Kingdom of Israel

Jeroboam I (933-901 B.C.) chose Shechem as his capital. His son Nadab (912-911) was slain by Baasha (911-888), who made himself King of Israel and resided at Tirzah. Baasha had been a captain in Nadab's army; he fought against Judah and endeavoured to strangle Judah's trade by fortifying Ramah, a city north of Jerusalem. His son Elam (888-887) was murdered by his chariot commander Zimri, whose reign lasted only one year (887).

The troops abandoned Zimri and named Omri King (887-875 B.C.). He built a new capital, Samaria, inaugurating a period of expansion and power of the northern kingdom. He placed northern Moab under tribute, but failed to subdue the Arameans of Damascus. His son, Ahab, allowed his wife Jezebel to establish the religion of Baal in Samaria, provoking a reaction from the prophets Elijah and Elisha. As king, Ahab failed against Mesha, King of Moab, but imposed peace terms on Ben-Hadad II of Damascus and allied with him at Qarqar (854) against Shalmaneser III of Assyria. His sons Azahiah of Israel (853) and Joram (852) would be the last kings of Omri's dynasty.

Jehu (843-816 B.C.), son of Jehoshaphat of Judaea, exterminated the last vestiges of Omni's line, as well as those of Judah that were within his reach. For a time, until 837, Jehu ruled both Israel and Judaea. He paid tribute to the Assyrians and cleansed Israel of the worship of Baal, putting its worshippers to death. In revenge, Hazael of Damascus raided his Transjordanian provinces. Succeeded by his son Johoahaz (816-800) and grandson Joash (800-785), Israel was likewise helpless against Damascus. However, Jeroboam II (785-744), the son of Joash, reconquered the lost provinces while Damascus was under assault by Assyria (773). Jeroboam rules over the kingdom at the height of its power and prosperity, though the prophets Amos and Hosea foresaw the impending rule of Israel. The last king of the dynasty of Jehu, Zechariah, would be assassinated by Shallum, a captain from his own army.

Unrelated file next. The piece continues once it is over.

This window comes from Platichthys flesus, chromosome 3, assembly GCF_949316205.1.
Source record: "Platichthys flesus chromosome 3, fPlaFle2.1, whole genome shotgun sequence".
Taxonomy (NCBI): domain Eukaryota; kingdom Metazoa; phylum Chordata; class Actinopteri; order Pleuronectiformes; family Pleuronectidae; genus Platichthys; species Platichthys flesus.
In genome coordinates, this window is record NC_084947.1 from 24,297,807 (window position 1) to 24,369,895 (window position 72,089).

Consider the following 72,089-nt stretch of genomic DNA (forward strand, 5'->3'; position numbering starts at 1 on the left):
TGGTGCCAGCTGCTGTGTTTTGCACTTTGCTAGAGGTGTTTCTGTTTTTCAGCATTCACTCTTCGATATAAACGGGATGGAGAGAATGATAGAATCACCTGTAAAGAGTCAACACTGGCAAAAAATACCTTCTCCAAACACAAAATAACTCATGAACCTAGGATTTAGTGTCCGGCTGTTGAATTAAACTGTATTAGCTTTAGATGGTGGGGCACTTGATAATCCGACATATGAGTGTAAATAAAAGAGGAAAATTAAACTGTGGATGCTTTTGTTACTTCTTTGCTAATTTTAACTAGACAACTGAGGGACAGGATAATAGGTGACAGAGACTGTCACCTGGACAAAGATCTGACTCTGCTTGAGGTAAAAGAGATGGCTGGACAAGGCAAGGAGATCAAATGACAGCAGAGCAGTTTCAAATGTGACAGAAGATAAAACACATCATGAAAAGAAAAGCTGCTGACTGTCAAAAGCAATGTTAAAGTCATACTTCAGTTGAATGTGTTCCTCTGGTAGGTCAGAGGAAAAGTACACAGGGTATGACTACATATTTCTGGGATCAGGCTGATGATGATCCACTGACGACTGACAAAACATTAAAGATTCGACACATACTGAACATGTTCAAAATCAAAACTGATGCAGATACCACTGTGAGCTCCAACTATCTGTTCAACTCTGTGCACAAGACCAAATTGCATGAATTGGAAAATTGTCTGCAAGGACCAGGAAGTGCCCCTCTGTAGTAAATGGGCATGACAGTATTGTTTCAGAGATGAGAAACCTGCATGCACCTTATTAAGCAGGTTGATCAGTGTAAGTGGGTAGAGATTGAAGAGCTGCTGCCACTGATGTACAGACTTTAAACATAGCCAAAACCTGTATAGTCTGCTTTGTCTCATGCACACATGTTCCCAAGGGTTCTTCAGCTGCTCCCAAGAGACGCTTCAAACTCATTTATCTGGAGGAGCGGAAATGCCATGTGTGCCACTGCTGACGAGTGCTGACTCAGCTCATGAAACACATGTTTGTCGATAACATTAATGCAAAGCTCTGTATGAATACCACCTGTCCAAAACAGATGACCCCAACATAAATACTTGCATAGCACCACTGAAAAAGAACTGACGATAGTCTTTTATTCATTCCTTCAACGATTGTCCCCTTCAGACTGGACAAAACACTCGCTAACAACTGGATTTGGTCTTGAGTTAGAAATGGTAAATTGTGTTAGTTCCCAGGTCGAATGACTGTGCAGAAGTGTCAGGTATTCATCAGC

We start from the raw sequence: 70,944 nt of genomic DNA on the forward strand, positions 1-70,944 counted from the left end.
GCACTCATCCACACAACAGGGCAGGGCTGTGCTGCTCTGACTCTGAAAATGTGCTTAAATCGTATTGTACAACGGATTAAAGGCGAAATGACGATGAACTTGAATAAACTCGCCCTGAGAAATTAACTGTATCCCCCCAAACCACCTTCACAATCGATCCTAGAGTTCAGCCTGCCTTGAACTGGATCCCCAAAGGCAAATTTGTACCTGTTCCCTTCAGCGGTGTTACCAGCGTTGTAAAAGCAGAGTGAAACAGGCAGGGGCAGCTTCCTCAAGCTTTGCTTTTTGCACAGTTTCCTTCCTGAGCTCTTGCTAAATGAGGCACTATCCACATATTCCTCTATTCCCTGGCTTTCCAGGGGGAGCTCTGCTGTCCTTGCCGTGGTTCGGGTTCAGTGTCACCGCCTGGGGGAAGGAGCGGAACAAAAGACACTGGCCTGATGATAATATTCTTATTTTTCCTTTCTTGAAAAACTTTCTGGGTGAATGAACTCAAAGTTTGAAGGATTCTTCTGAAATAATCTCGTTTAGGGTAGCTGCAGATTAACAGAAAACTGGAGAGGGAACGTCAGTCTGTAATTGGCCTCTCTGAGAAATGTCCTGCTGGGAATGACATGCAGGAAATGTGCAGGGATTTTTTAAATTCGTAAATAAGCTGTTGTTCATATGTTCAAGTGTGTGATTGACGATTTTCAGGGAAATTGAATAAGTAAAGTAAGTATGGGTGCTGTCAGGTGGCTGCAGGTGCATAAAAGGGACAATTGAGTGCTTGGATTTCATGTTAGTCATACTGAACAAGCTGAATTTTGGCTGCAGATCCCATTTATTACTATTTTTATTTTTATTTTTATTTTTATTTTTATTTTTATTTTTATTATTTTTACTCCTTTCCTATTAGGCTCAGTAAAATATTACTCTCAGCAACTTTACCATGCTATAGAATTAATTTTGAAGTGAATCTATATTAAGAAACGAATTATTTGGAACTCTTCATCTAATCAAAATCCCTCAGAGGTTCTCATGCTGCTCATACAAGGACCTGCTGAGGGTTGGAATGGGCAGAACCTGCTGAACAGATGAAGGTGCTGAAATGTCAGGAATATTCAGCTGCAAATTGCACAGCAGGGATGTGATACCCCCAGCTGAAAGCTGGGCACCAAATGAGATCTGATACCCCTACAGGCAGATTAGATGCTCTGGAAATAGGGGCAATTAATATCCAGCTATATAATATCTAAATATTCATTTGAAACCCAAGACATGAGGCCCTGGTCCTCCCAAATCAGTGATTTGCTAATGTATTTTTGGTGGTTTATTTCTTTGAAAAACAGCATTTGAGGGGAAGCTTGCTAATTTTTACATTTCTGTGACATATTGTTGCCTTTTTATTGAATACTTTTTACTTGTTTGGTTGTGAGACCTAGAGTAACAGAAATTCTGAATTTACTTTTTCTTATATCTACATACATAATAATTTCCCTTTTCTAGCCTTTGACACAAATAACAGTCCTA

While Shallum would become king, he would reign for one month before being put to death by another captain of Zechariah's army, Menahem (744-738 B.C.). During his reign, and that of his son Pekahiah (738-735), Israel would be forced to pay tribute to Assyria, even hopelessly allying themselves with Damascus as the kingdom was devastated. Pekah (735-732), a usurper who was captain of Pekahiah's army, was overthrown by Hoshea (732-722), the last king of Israel. Hoshea refused to pay tribute to the Assyrians, holding out against them as well as he could. After a siege of three years (725-722), the last province, Samaria, fell and Israel ceased to exist.

Kingdom of Judah